Hack The Web Site

First, the hackers could have compromised the machines that run the Twitter.com Web pages, and replaced that content with their own content. A few years ago, this was one of the most popular ways of hacking sites, but high traffic Web site owners these days deploy very good security measures and are quite careful about who gets access to their production servers, what software is run on them, and how quickly security holes are patched.

Frankly, there are easier ways to "hack" a Web site without actually touching the Web site itself just steal access to their e-mail accounts and get their password to their DNS administration account so you can redirect all traffic aimed at the Web site and have it go somewhere else. That is what seems to have happened , according to recent media reports.

Hack The Registrar Account

The Twitter.com domain is registered at Network Solutions, one of the oldest domain name registrars. Network Solutions hosts some of the world's top brands and has been in business since the start of the commercial domain name business. They have also been a frequent (and sometimes successful) target of hacking attempts (the most recent one I recall is the June 2009 compromise of 573,000 debit & credit cards).

If the bad guys did manage to hack into the registrar account for Twitter.com, then they would have been able to touch and control anything related to the domain name. This includes the ability to change the ownership of the domain name, technical instructions for where e-mail for Twitter.com is sent, and finally instructions for where users typing in Twitter.com should be redirected to.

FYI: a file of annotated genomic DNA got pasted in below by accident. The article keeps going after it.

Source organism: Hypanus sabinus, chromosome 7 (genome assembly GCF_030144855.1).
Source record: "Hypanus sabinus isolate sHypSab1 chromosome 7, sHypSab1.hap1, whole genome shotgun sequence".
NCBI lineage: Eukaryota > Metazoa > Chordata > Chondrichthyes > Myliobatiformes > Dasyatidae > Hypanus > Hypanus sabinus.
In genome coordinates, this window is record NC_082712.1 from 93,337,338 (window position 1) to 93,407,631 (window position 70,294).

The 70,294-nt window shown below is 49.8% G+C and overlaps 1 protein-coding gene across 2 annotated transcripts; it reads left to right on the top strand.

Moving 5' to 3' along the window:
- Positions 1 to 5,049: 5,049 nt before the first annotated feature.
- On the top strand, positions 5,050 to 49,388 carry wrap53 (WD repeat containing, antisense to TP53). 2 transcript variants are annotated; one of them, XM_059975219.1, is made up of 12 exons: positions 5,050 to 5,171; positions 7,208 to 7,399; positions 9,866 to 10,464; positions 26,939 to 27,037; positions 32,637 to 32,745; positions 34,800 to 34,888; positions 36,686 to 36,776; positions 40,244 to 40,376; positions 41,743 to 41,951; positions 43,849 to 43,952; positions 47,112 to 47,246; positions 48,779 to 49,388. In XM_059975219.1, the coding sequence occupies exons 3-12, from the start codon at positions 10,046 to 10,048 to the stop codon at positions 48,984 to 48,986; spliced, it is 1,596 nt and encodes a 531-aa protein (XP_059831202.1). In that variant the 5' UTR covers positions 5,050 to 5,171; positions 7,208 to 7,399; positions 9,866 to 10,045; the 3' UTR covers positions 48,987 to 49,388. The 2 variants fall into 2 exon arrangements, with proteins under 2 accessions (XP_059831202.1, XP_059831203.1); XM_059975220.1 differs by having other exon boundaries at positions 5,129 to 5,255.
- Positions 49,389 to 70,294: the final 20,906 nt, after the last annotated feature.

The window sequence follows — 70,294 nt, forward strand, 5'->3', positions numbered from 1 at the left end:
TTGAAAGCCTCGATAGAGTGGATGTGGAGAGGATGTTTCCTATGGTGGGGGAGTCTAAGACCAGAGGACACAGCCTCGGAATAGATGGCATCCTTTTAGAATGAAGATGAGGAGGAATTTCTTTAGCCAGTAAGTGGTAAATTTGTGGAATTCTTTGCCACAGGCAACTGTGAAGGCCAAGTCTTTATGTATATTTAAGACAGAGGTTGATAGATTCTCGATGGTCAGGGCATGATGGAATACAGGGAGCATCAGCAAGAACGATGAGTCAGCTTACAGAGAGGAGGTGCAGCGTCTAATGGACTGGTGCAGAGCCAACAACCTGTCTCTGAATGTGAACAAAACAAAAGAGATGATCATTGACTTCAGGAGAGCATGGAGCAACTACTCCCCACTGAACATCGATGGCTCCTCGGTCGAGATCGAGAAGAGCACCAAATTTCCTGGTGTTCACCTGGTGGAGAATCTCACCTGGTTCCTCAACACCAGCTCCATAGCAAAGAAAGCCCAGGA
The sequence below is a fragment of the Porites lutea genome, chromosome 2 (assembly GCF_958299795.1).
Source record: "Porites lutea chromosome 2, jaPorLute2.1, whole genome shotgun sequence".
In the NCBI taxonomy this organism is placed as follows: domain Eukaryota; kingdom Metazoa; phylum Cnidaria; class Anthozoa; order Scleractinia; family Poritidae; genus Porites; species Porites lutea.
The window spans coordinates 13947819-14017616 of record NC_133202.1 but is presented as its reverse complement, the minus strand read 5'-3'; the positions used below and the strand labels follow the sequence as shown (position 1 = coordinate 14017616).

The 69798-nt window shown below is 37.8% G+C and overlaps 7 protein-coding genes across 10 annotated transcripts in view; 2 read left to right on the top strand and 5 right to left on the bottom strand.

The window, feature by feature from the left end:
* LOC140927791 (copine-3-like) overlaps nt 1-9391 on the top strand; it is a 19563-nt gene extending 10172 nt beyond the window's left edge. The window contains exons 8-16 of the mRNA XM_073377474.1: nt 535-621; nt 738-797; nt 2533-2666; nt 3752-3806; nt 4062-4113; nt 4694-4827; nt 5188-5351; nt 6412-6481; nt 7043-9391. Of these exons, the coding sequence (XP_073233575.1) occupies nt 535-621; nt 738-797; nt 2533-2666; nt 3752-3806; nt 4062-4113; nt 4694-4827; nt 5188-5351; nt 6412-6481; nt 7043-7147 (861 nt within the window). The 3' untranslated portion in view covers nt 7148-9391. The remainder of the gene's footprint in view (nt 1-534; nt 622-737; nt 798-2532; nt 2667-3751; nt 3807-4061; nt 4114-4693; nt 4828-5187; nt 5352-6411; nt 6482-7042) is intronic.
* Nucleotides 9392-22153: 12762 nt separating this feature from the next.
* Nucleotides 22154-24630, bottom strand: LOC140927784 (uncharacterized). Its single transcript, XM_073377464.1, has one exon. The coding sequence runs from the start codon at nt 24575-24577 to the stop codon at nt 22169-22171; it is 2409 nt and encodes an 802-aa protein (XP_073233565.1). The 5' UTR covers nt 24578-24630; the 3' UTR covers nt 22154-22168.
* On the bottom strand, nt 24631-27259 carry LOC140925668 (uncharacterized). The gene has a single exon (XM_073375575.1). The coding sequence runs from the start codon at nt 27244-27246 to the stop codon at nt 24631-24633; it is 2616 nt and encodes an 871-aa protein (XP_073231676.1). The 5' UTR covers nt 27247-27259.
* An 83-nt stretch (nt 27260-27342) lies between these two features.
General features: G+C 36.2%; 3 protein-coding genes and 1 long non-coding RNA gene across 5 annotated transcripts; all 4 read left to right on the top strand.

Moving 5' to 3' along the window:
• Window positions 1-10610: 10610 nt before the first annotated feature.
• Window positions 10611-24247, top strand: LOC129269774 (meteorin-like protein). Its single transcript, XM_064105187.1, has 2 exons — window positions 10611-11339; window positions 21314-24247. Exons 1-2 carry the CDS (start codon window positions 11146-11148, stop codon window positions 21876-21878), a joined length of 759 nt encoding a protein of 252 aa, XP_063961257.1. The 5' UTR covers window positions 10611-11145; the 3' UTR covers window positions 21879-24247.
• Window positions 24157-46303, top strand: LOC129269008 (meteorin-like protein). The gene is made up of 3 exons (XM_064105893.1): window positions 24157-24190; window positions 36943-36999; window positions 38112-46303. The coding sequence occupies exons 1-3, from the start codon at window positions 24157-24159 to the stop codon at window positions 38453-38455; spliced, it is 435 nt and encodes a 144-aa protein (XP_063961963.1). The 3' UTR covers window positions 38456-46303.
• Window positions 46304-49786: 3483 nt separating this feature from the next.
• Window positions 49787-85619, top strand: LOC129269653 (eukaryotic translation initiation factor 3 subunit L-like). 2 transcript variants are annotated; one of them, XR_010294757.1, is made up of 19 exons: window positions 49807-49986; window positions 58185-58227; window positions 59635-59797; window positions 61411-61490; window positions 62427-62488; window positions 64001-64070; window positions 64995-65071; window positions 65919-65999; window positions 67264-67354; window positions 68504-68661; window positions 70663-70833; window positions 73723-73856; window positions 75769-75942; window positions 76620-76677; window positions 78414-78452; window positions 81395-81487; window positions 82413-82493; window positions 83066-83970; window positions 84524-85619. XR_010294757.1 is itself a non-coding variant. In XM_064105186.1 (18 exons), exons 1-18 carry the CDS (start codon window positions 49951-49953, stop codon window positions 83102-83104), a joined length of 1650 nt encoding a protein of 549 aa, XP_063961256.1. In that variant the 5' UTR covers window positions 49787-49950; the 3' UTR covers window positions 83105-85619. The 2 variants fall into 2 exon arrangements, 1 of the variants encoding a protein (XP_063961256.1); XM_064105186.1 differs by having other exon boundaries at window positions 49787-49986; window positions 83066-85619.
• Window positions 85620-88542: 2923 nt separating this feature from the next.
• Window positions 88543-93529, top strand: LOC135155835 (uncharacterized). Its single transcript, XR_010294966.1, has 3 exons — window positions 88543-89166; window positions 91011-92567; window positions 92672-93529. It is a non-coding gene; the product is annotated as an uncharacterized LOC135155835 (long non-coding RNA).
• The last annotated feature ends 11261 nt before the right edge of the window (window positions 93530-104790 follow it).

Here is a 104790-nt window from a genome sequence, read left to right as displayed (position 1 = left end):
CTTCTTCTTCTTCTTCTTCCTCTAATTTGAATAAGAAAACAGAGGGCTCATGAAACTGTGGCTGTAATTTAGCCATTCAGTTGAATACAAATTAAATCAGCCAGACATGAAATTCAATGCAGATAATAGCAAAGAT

This is serious stuff, of course. The ICANN Security & Stability Advisory Committee (SSAC) has been publishing advisories on this threat for years, most recently as SAC040 (available in 8 languages on the SSAC Web site), asking registrars and Web site owners to exercise care in their security practices.

Hack The Managed DNS Provider

If the registrar account was not compromised, then the hackers could have used their third and equally devastating line of attack overwhelm security on the DNS servers for Twitter.com and gain access to the Control Panel at the DNS provider.

DNS servers are a kind of automated Internet directory service which instructs your web browser or your Tweetdeck (or other API) software where to find the site twitter.com. Web sites with a lot of traffic such as Twitter often contract with specialized companies who build large scale infrastructure to ensure that users looking for the website can get the Internet directory assistance quickly and reliably using a service called Managed DNS.